Mike and Dave Need Wedding Dates (2016)
Anna Kendrick, Aubrey Plaza, Adam DeVine, Zac Effron. Directed by Jake Szymanski.
If you can’t disconnect your brain and just enjoy four good actors being goofy and stupid, there’s really no way to appreciate a film like Mike and Dave Need Wedding Dates, unless, like me, you are a deep admirer of the actors themselves. My fan-love for Anna Kendrick and Aubrey Plaza is so deep that it almost doesn’t matter what the film is, and I know for certain that many people feel this way about Zac Efron. A movie like this isn’t so much a story as a witness to an execution of comedic over-the-top acting chops, if there is such a thing, and if you can appreciate Anna Kendrick sobbing her poor young heart out while George Clooney awkwardly pretends to sympathize in an Oscar-nominated performance in Up in the Air, why not go along in the opposite direction as she shares a bunch of MDMA with the bride the night before a wedding, and then takes her clothes off so she can cavort with a corral of hotel-owned horses she decides to set free?
Adam DeVine and Zac Effron are Mike and Dave, two idiot brothers whose younger sister is about to be wed. They’re warned by their family—the bride included—that they are expected to have dates for this wedding, because they have a history of coming to family events stag, and then embarrassing everyone with life-endangering stunts and guest-insulting flirtation. The family hopes that dates will keep the young men in line. Because they’re idiot horndogs, at first they resist, but because they love their sister (nearly as much as they appear to love each other), they acquiesce, putting an ad on Craigslist, searching for dates to the Hawaii wedding.
The Hawaii part of the deal inspires a lot of responses, as well as an appearance on The Wendy Williams Show where Tatiana (Aubrey Plaza) and Alice (Anna Kendrick) see them. The ladies are having problems. Alice, recently abandoned at the altar, repeatedly shows up for her waitressing job drunk. Tatiana, her best friend, joins Anna in her drunkenness, and they are both fired. A trip to Hawaii could help them reset their lives, so they make up fake identities, Tatiana declaring she’s a teacher, and Alice claiming to be a hedge-fund manager. Just the sort of nice girls Mike and Dave know will please their family.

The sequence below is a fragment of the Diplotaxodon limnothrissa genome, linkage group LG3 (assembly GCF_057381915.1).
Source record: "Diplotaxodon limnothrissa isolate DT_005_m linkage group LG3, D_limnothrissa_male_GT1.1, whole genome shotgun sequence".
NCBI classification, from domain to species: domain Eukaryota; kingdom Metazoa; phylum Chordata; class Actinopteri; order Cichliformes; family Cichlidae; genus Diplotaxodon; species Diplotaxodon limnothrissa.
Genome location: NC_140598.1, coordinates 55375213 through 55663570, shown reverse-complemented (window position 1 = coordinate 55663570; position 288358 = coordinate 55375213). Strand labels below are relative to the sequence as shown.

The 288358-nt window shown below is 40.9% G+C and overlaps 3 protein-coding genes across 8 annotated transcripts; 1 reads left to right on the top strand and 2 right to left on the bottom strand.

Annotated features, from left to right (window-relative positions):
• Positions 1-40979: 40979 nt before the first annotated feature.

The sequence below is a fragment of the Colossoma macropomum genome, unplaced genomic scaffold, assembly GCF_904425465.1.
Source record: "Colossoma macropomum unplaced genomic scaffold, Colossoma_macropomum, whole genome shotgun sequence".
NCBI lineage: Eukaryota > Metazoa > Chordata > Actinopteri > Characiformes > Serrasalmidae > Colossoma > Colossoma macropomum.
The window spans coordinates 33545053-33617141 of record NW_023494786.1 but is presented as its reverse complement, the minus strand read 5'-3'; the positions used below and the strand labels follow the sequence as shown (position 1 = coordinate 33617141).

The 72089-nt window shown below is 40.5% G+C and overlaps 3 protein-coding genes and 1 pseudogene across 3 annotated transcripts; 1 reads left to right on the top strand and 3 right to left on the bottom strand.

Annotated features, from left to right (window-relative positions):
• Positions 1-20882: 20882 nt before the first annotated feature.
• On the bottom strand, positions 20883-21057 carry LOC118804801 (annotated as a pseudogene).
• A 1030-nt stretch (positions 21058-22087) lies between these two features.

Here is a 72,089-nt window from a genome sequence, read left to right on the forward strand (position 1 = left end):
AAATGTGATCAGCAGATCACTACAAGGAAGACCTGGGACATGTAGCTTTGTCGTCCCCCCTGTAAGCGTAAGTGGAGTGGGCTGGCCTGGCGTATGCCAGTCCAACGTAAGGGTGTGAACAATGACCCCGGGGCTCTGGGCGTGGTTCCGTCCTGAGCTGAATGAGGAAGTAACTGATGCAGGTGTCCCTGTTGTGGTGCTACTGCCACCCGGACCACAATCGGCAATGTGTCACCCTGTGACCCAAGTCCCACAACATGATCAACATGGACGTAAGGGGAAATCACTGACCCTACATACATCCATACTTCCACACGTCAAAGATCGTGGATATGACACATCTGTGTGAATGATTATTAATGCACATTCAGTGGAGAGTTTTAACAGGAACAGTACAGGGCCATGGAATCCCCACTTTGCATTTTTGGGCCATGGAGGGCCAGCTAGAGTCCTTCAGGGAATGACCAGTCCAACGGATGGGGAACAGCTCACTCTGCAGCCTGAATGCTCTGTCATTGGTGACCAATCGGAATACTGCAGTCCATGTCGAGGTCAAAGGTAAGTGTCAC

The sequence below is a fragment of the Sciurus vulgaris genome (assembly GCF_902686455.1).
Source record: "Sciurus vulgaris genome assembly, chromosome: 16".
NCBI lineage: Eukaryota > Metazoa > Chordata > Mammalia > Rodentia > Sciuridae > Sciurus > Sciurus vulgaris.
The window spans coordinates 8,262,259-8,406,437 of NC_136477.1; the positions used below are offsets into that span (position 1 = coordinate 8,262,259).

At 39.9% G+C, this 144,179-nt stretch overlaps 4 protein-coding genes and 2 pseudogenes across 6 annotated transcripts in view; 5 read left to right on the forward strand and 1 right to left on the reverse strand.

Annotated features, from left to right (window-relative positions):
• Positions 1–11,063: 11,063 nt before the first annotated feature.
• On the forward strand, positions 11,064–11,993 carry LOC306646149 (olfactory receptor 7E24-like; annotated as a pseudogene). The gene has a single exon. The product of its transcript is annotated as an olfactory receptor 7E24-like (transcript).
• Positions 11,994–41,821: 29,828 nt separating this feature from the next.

All that setup seems unnecessary for a pretty thin story, but I suspect it serves to loosen a viewer’s brain, a kind of focused stretching before a basketball game. First, get to like the characters, understanding that they’re basically nice people, if stupid and misguided. Then, get used to the possibility that their likeable stupidity means they are about to do some really stupid, unbelievable stuff for the sole purpose of making you laugh, or (alternately) be reminded that Kendrick and Plaza are super cute, and that Effron is a hunk. You paid for the rental; you might as well stick around for that.
This is the second Kendrick-Plaza movie and the third Kendrick-DeVine movie, and these are good team-ups, and this is where the film mostly works, because goodness knows there aren’t a lot of genuine laughs. The hope that there might be some singing, with three of the four principals starring in hugely successful musical projects, might be another appeal, and some of that is delivered as well. There’s a happy pleasure in seeing this young talent get a little crazy and have fun, and if one can forgive the characters for promising more than they deliver, shallowly motivated by a trip to Hawaii, one can certainly excuse the actors for doing the same thing.
PS: This is not Pitch Perfect or High School Musical. Screen it before you watch it with your kids.